50% UAE residents stopped or cut savings

Eudore R. Chand

DUBAI 17 December 2020: New research* from Quilter, the wealth manager, reveals that the Covid-19 pandemic has caused more than half of people in the UAE to reduce how much money they save or stop saving completely.

When respondents were asked whether they had been able to save more during the coronavirus pandemic, just 13% said they were saving more.

Most people surveyed (27%) said that they had lost their income and therefore could no longer save and a further 25% said that the pandemic had caused them to save less than before.

Close to 43% of respondents aged 61 to 70 said they had lost their income during the pandemic. This was true for 31% of people aged 40-50 and 31% of those aged 51 to 60.

The research also shows that women were much more likely to have lost their income and means of saving during the pandemic with 32% saying they had compared to 25% of male respondents.

Similarly, 34% of those on the lowest incomes of up to Dh5,000 a month said they had lost their income during the period compared to just 14% of those on the highest salaries of Dh40,000 a month or more.

Just 15% of respondents said that the pandemic had not changed how much they saved and a further 11% said that in the early days of the pandemic they had managed to save more.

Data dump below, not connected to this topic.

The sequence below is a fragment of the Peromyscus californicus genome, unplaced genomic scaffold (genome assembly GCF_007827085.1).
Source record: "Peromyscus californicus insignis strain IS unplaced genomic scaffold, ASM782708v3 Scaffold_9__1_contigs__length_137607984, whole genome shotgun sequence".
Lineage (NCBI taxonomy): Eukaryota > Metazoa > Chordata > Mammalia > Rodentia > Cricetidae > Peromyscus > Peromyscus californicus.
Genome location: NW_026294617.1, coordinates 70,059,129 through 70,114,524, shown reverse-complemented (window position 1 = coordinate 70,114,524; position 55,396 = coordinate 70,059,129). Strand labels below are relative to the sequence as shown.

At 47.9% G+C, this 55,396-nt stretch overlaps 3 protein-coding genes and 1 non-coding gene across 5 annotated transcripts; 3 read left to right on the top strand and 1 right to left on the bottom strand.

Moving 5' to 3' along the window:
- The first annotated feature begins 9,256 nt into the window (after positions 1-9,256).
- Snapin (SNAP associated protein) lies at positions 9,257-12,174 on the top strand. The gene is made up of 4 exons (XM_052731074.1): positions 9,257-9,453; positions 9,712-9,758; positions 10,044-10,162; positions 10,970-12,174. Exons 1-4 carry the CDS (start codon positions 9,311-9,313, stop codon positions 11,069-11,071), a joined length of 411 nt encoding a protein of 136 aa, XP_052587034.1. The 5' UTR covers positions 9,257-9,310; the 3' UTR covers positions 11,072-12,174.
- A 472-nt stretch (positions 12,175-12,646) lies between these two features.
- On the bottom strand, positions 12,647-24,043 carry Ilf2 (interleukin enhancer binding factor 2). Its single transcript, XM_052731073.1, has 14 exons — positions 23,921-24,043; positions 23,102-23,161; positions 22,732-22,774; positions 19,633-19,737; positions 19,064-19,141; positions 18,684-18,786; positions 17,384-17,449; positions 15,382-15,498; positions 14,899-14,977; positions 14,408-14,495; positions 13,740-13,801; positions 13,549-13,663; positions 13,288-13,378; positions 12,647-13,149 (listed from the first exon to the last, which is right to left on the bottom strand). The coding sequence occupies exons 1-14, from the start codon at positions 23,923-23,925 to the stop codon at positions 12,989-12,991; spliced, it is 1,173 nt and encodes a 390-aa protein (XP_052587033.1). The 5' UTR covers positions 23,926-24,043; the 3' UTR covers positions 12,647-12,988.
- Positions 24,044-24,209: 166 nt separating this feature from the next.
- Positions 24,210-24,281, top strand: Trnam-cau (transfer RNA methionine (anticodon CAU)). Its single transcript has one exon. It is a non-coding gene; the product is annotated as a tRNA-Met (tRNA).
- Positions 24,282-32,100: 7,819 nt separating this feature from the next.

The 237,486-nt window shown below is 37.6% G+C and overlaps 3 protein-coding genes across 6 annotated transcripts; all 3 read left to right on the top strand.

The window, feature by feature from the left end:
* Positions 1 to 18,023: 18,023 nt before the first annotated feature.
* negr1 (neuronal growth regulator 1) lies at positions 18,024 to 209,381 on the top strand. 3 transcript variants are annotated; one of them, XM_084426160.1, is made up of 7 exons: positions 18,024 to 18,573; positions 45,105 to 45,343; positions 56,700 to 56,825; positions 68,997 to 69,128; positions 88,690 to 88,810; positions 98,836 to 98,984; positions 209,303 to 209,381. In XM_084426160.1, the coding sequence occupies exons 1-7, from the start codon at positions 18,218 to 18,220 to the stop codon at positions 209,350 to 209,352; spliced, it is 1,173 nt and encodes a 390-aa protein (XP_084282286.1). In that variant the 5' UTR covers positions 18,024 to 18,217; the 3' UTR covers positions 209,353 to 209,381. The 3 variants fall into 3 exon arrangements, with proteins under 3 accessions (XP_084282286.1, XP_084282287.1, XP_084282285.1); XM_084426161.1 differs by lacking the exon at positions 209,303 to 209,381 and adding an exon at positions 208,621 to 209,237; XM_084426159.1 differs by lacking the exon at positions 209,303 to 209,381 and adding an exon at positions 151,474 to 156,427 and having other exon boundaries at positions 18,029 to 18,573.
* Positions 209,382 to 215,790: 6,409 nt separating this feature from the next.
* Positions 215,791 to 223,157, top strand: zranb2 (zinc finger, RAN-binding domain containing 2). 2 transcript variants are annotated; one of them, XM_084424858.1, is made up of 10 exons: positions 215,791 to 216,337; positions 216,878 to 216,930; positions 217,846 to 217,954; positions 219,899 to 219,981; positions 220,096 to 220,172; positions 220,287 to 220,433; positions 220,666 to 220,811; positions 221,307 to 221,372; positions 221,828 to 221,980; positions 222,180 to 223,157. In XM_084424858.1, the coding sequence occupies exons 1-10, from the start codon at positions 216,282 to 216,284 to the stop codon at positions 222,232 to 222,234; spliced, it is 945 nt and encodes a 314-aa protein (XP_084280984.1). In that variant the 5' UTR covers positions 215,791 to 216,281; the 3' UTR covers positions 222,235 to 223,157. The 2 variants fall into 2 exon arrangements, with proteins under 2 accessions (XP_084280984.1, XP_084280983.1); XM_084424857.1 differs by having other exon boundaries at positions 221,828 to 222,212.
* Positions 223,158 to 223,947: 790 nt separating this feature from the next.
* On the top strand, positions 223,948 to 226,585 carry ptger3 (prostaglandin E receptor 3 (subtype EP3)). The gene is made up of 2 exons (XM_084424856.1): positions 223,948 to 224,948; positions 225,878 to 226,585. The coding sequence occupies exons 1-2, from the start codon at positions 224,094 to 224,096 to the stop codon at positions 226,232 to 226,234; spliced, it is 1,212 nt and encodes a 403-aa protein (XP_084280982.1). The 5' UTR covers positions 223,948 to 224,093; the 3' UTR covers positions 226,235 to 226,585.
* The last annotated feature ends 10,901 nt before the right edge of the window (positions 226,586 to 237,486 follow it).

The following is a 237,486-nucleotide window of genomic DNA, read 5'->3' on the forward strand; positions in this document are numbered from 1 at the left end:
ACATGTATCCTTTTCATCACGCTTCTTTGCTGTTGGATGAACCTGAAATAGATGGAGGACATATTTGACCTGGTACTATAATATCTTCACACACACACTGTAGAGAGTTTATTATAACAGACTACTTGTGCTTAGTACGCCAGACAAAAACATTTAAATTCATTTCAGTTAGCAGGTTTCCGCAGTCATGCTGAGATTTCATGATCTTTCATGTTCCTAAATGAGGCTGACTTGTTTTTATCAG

“This research highlights how badly the pandemic has impacted people’s savings habits. Millions of people have experienced a fall in income and the economy suffered a huge economic shock when the UAE went into lockdown,” said Brendan Dolan, global distribution director of Quilter International.

“It is therefore no surprise that more than half of people had to readjust their saving habits to cope in these unusual and difficult circumstances.

Mark Leale, head of Quilter Cheviot’s Dubai branch office, adds:
“We often think about the immediate effect that events may have on our lives, but it is the long-term consequences that can impact us most. Just as in this example where we explore the impact that Covid has had on the population’s ability or willingness to save. This addresses a short-term situation but a prolonged reduction in savings will lead to a lower accrued pot of capital for its intended future use, whether providing for retirement or otherwise.

“Similarly, when looking at the management of investment portfolios and decision making throughout the relationship, we encourage clients to remain focussed on their long-term target. Flexibility is important however, allowing changes to be made where there are fundamental changes to a client’s circumstances, whether the ability to save, need to adjust their risk profile or start driving an income from their investments.”

*Research completed by YouGov, on behalf of Quilter, surveying 1,000 people in the UAE in November 2020.

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